Currently, Clang Driver library is designed around Actions/Tools which are assumed to be external tools and invoked with ExecuteAndWait.
Is there a way to get benefits of driver library integration, but in-process and without forking multiple processes? In other words, compile from source to final executable without fork? If no, how hard would it be to change driver library to make possible to do that?
in-process and without forking multiple processes
First off: if your goal is to speed up your builds, I don't think eliminating
fork() overhead is a promising place to start. In the measurements I've done,
the time spent in fork() during a build of `llvm-as' is a tiny, tiny fraction
of one percent.
You can measure this overhead for yourself using dtruss/strace. I suspect that
it's so low because modern OS's use copy-on-write to set up address spaces for
compile from source to final executable without fork
If fork() performance overhead is really a problem, or you'd prefer a
non-forking design, I can think of two options.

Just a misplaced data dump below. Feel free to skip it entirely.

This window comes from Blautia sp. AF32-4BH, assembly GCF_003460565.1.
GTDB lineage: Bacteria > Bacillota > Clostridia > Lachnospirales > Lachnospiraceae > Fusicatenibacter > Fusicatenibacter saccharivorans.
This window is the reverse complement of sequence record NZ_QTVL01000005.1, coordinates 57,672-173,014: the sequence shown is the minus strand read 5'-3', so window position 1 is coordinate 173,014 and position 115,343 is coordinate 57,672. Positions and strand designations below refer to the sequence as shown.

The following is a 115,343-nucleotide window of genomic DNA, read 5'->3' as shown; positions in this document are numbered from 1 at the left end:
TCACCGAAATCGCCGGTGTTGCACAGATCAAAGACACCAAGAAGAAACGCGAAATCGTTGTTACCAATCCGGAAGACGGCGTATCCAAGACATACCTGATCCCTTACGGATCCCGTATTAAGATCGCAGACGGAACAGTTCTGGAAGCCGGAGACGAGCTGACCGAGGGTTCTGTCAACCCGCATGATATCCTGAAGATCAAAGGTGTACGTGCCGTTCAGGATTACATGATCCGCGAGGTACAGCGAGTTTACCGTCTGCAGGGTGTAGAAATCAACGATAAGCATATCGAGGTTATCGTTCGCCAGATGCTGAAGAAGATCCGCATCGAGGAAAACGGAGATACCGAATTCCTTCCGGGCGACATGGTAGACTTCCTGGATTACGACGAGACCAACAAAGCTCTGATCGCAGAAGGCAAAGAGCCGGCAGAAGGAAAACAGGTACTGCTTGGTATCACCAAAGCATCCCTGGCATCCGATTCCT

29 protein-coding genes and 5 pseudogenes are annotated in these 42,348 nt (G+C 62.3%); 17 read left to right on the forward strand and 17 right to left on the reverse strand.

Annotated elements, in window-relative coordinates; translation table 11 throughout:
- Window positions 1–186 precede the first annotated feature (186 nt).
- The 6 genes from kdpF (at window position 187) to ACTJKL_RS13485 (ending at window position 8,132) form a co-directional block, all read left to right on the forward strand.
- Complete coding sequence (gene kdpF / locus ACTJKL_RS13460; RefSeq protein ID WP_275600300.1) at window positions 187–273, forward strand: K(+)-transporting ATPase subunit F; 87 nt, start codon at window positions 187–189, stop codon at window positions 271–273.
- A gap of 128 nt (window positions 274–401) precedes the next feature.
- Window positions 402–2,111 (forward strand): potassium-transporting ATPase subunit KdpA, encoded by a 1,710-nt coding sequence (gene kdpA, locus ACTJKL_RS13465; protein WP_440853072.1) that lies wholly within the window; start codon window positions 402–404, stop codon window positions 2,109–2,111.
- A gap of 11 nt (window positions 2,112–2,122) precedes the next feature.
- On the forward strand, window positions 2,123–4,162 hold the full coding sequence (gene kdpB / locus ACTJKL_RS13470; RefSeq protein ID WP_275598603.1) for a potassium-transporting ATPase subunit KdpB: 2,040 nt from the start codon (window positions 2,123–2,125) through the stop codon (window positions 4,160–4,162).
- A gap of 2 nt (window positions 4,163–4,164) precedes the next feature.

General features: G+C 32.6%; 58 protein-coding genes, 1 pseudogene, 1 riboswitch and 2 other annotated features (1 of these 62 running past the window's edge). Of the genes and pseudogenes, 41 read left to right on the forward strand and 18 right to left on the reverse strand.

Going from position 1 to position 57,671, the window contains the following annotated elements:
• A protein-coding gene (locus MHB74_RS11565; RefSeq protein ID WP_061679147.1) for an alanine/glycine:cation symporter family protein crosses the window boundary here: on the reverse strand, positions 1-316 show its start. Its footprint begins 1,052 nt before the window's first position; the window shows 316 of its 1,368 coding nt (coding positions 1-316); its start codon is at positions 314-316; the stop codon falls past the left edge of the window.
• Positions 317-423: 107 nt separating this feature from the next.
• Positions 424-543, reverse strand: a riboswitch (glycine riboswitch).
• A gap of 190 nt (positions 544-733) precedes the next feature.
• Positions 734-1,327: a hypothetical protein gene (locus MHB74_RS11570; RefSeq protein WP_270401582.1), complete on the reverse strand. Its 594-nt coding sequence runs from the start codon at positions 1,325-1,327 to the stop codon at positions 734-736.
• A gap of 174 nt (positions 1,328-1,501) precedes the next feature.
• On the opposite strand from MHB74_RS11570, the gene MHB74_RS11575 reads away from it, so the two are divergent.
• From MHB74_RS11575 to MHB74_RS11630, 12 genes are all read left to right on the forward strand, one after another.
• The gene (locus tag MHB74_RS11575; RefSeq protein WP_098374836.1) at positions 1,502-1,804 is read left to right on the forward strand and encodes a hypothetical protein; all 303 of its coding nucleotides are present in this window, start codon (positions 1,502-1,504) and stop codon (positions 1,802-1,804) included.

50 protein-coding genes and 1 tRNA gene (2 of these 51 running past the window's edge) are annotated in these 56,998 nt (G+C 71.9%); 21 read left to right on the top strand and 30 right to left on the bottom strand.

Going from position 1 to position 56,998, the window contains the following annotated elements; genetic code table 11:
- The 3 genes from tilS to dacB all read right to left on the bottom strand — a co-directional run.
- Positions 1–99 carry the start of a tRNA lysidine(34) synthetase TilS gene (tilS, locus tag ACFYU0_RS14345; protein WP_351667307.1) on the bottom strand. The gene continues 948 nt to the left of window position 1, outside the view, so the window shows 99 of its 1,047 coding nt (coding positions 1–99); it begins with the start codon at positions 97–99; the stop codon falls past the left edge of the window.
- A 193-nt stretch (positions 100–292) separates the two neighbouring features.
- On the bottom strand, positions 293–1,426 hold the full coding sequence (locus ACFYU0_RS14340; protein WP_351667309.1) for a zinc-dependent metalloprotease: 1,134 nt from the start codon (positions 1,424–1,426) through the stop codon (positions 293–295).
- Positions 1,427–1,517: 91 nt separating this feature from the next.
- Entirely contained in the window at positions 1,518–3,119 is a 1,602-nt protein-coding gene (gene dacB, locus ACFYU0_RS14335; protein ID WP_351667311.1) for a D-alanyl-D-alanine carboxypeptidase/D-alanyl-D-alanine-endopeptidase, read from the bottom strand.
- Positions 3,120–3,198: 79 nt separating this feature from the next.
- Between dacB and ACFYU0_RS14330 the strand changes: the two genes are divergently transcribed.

You could turn the tools in your toolchain into long-lived servers, or you
could (as you mentioned) call into a tool library instead of calling
One *advantage* of a fork-based pipeline is that tools never need to clean up
after themselves. E.g, when we fork off a `clang -cc1' instance, we pass it
`-disable-free'. This is a significant time savings (2-3% on average while
building llvm tools). This same performance advantage is available to the
linker, dsymutil, etc.
To follow-up on this: I don't think it's very hard to do this, but on top of a
possible performance disadvantage, you lose the benefits of process isolation
and the driver's crash reporting mechanism.